I think they also see me as an artist first, and someone who just gets them – I’ve known Dan since college. We were freshman hall buddies, then roommates, so we’ve experienced some of life’s trials and tribulations together. In many ways withThis Is Us I’m writing music for my friend as well as the characters on screen. There’s a deeper connection there.

The cast of This is Us (L>R) Chris Sullivan, Chrissy Metz, Mandy Moore, Milo Ventimiglia, Justin Hartley, Sterling K. Brown and Susan Kelechi Watson

How early do they bring you into the creative process? 
It’s not usually as early as the development days, although Josh got me in for Looking for Alaska before they began shooting as he wanted some music beforehand. The show’s scripts inspired a very atmospheric, internal score. Josh and I talked about references like Sigur Ros, for example. It was thinking of that group in terms of the ethereal, end of the world aspect to the material.
Dan Fogelman contacted me about This Is Us after they had shot the pilot episode, which helped inform the overall score of the series, but in both cases, [Josh and Dan] are looking to me to come up with the sonic palette for the shows.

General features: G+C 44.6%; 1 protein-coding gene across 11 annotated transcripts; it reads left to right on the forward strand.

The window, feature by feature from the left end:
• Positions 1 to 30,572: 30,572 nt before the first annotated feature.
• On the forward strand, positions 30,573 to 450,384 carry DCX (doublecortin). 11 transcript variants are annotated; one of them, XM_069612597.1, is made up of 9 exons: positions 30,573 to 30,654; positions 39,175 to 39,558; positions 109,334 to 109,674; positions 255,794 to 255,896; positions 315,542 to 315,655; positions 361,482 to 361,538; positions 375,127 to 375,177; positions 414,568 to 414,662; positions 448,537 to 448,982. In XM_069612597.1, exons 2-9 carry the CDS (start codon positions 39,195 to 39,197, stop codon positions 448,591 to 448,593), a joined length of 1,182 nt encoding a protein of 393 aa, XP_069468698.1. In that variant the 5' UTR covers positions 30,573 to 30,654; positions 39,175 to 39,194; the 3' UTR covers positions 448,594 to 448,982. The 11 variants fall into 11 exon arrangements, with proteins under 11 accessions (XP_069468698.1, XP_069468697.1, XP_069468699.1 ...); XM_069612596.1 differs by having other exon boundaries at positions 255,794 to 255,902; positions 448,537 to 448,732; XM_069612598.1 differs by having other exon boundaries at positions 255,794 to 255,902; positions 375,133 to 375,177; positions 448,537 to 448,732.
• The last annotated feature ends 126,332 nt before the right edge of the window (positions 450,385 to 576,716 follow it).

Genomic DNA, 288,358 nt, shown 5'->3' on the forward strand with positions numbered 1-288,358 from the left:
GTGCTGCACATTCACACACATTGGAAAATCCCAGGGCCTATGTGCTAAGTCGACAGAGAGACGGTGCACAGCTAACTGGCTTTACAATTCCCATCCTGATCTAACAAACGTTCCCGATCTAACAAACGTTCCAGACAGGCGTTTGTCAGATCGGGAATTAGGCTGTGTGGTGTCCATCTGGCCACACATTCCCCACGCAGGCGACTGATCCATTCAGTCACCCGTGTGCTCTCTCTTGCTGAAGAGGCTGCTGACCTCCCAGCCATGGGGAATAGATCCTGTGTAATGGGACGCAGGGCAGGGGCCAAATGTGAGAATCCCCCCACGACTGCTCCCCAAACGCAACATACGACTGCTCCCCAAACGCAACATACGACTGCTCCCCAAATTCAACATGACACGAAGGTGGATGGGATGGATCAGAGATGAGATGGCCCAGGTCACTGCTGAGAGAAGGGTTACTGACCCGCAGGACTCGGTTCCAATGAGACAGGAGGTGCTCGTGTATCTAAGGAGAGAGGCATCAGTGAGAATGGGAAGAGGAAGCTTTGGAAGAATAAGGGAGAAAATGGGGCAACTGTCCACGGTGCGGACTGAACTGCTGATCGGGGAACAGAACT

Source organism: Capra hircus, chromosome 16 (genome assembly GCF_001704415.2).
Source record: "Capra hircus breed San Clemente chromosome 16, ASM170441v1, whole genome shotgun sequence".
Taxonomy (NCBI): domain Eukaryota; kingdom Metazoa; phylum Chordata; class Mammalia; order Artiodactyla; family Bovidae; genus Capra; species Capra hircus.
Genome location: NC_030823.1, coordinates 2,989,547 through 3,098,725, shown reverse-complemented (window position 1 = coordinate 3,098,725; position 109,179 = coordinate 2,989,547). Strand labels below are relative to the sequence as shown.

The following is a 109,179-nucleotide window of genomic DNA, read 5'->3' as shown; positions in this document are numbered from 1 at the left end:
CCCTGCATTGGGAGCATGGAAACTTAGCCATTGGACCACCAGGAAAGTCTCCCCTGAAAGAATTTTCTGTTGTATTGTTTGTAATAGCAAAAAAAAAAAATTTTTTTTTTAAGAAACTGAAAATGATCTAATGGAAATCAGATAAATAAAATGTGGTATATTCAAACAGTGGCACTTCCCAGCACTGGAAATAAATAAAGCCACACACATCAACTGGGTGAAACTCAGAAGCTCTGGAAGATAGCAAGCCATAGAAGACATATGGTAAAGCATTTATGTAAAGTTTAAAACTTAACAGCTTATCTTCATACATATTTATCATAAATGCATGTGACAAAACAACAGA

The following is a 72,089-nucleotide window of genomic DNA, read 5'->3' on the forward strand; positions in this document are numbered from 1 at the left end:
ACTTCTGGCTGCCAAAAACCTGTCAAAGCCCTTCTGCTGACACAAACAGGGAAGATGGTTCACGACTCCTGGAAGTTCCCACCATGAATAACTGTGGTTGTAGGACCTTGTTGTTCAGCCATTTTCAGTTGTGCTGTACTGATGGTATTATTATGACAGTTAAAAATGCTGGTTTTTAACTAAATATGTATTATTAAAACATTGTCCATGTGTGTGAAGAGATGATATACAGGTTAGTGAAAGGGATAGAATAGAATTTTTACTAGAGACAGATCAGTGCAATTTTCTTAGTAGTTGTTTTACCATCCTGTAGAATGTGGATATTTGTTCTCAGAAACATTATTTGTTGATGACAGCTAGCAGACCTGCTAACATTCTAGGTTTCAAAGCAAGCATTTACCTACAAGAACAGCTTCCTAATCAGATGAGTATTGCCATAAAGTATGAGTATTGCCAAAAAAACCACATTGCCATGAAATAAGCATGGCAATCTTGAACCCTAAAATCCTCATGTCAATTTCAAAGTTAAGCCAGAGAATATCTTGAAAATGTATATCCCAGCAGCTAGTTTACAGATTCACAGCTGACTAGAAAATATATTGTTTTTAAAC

What style do you prefer working in? 
I like using the real deal. I’m not someone who relies on [digital composition tool] MIDI much. I come from a band world, so I spent many years learning how to engineer and produce my own records. I’m always trying to make something which is based in a realness and feels organic and then manipulate it sonically so it has a special sound to it. The problem with that being I can’t go back and recreate some of the stuff that I’ve done because I can’t remember what I did (laughs).
With Runaways, it may not be organic because it’s all synth-based, but I’m using the analogue synths I listened to in my childhood, which were the same kind used by the likes of Depeche Mode and The Cure.

That’s a nice touch, as an audience will probably respond to that, even if it’s at a subconscious level.
Right. It also makes you nostalgic in a way you don’t realise why.

Jumping back to This Is Us, you’ve done almost 60 episodes now. How do you keep things fresh on that show?
The writing on the show continues to be incredible, and the performances are so good. When you constantly have really great material to work with, you also feel like you have to step up your game. I feel the need to evolve myself as the show’s story also does. In season one, the score was largely acoustic, Joni Mitchell and Nick Drake-inspired. In season two when the show started becoming about this larger picture of life, it realised it was about something different than I initially thought. It was about the quirk of fate and how a seemingly minor incident could change the course of major events, going forward. After that the score becomes much more cinematic. I use the scripts and stories to constantly evolve what I’m doing as the composer.